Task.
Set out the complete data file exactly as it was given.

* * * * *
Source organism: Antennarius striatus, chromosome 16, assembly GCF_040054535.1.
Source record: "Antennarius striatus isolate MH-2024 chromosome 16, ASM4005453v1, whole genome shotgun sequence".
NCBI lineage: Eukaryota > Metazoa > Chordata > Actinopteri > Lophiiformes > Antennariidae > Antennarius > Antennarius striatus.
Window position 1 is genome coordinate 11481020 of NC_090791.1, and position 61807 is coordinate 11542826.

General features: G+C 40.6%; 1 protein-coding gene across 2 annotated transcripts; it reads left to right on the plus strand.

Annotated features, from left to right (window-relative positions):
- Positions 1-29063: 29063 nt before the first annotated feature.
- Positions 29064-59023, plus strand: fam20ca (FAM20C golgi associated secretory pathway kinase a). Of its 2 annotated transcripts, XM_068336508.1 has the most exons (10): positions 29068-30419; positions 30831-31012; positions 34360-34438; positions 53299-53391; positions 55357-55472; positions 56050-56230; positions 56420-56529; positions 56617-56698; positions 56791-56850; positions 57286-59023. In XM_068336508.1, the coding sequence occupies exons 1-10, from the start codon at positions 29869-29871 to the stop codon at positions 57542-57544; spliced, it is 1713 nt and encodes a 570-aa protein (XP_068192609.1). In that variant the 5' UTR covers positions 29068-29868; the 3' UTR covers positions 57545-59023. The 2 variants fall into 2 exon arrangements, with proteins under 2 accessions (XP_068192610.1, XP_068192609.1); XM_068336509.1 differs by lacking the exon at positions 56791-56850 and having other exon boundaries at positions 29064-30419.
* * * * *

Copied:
Source organism: Antennarius striatus, chromosome 16, assembly GCF_040054535.1.
Source record: "Antennarius striatus isolate MH-2024 chromosome 16, ASM4005453v1, whole genome shotgun sequence".
NCBI lineage: Eukaryota > Metazoa > Chordata > Actinopteri > Lophiiformes > Antennariidae > Antennarius > Antennarius striatus.
Window position 1 is genome coordinate 11481020 of NC_090791.1, and position 61807 is coordinate 11542826.

General features: G+C 40.6%; 1 protein-coding gene across 2 annotated transcripts; it reads left to right on the plus strand.

Annotated features, from left to right (window-relative positions):
- Positions 1-29063: 29063 nt before the first annotated feature.
- Positions 29064-59023, plus strand: fam20ca (FAM20C golgi associated secretory pathway kinase a). Of its 2 annotated transcripts, XM_068336508.1 has the most exons (10): positions 29068-30419; positions 30831-31012; positions 34360-34438; positions 53299-53391; positions 55357-55472; positions 56050-56230; positions 56420-56529; positions 56617-56698; positions 56791-56850; positions 57286-59023. In XM_068336508.1, the coding sequence occupies exons 1-10, from the start codon at positions 29869-29871 to the stop codon at positions 57542-57544; spliced, it is 1713 nt and encodes a 570-aa protein (XP_068192609.1). In that variant the 5' UTR covers positions 29068-29868; the 3' UTR covers positions 57545-59023. The 2 variants fall into 2 exon arrangements, with proteins under 2 accessions (XP_068192610.1, XP_068192609.1); XM_068336509.1 differs by lacking the exon at positions 56791-56850 and having other exon boundaries at positions 29064-30419.